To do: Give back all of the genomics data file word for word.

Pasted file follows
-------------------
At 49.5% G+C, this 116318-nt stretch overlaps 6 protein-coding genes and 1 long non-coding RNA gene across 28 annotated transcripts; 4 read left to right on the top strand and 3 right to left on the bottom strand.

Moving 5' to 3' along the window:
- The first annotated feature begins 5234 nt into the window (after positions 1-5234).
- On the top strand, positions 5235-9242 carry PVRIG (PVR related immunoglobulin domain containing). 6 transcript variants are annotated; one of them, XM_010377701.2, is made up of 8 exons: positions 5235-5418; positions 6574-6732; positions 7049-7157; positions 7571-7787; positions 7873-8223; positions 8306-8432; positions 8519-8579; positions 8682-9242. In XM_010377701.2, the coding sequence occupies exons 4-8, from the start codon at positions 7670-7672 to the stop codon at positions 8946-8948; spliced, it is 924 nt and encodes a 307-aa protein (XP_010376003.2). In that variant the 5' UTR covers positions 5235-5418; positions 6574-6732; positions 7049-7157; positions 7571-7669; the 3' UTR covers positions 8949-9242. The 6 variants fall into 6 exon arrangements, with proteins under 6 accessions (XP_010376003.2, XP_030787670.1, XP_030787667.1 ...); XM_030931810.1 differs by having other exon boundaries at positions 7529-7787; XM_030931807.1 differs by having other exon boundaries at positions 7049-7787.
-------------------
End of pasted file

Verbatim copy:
At 49.5% G+C, this 116318-nt stretch overlaps 6 protein-coding genes and 1 long non-coding RNA gene across 28 annotated transcripts; 4 read left to right on the top strand and 3 right to left on the bottom strand.

Moving 5' to 3' along the window:
- The first annotated feature begins 5234 nt into the window (after positions 1-5234).
- On the top strand, positions 5235-9242 carry PVRIG (PVR related immunoglobulin domain containing). 6 transcript variants are annotated; one of them, XM_010377701.2, is made up of 8 exons: positions 5235-5418; positions 6574-6732; positions 7049-7157; positions 7571-7787; positions 7873-8223; positions 8306-8432; positions 8519-8579; positions 8682-9242. In XM_010377701.2, the coding sequence occupies exons 4-8, from the start codon at positions 7670-7672 to the stop codon at positions 8946-8948; spliced, it is 924 nt and encodes a 307-aa protein (XP_010376003.2). In that variant the 5' UTR covers positions 5235-5418; positions 6574-6732; positions 7049-7157; positions 7571-7669; the 3' UTR covers positions 8949-9242. The 6 variants fall into 6 exon arrangements, with proteins under 6 accessions (XP_010376003.2, XP_030787670.1, XP_030787667.1 ...); XM_030931810.1 differs by having other exon boundaries at positions 7529-7787; XM_030931807.1 differs by having other exon boundaries at positions 7049-7787.